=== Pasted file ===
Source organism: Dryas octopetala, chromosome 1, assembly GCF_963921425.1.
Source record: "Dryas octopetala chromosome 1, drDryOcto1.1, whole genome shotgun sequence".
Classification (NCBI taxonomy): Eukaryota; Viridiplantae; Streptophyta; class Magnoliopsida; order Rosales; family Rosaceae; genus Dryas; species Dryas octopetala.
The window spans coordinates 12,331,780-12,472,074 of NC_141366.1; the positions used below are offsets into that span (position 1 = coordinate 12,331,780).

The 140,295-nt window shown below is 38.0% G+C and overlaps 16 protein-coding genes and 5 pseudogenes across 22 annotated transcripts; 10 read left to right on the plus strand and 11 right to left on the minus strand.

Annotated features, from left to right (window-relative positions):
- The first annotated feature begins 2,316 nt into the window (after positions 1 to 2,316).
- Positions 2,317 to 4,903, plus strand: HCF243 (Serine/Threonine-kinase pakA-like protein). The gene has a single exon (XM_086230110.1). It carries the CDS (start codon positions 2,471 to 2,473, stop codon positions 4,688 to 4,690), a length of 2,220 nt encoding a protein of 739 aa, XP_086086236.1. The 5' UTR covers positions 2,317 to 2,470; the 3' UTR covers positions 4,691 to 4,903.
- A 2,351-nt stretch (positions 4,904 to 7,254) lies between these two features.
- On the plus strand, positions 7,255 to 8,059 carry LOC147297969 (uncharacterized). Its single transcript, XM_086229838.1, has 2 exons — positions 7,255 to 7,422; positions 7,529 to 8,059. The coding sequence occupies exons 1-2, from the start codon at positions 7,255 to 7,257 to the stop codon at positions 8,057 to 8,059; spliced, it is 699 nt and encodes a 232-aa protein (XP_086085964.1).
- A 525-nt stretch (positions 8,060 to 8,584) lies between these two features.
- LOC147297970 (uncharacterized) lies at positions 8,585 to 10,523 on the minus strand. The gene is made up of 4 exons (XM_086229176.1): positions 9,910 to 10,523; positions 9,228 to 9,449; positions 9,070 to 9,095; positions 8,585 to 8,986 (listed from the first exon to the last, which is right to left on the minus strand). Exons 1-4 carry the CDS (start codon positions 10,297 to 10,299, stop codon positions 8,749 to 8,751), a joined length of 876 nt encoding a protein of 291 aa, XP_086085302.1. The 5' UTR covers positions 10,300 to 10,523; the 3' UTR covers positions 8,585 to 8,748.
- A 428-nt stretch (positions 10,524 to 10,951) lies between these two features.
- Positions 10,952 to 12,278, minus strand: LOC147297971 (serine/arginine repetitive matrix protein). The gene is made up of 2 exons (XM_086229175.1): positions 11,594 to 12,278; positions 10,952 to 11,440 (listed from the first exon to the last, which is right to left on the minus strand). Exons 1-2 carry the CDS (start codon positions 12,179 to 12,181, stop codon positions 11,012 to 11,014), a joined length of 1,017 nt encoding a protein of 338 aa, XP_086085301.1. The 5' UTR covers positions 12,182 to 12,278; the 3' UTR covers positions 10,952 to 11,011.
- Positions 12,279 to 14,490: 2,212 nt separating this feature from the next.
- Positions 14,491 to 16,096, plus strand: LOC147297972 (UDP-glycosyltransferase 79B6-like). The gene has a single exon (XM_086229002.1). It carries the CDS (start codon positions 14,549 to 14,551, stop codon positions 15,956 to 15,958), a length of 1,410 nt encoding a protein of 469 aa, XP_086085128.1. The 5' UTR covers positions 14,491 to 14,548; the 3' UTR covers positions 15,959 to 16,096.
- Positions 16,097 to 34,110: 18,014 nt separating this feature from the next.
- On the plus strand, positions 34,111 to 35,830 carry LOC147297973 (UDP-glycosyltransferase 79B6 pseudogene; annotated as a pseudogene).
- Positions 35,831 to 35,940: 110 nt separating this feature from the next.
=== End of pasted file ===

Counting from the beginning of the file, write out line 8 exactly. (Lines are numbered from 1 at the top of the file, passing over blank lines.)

- Positions 2,317 to 4,903, plus strand: HCF243 (Serine/Threonine-kinase pakA-like protein). The gene has a single exon (XM_086230110.1). It carries the CDS (start codon positions 2,471 to 2,473, stop codon positions 4,688 to 4,690), a length of 2,220 nt encoding a protein of 739 aa, XP_086086236.1. The 5' UTR covers positions 2,317 to 2,470; the 3' UTR covers positions 4,691 to 4,903.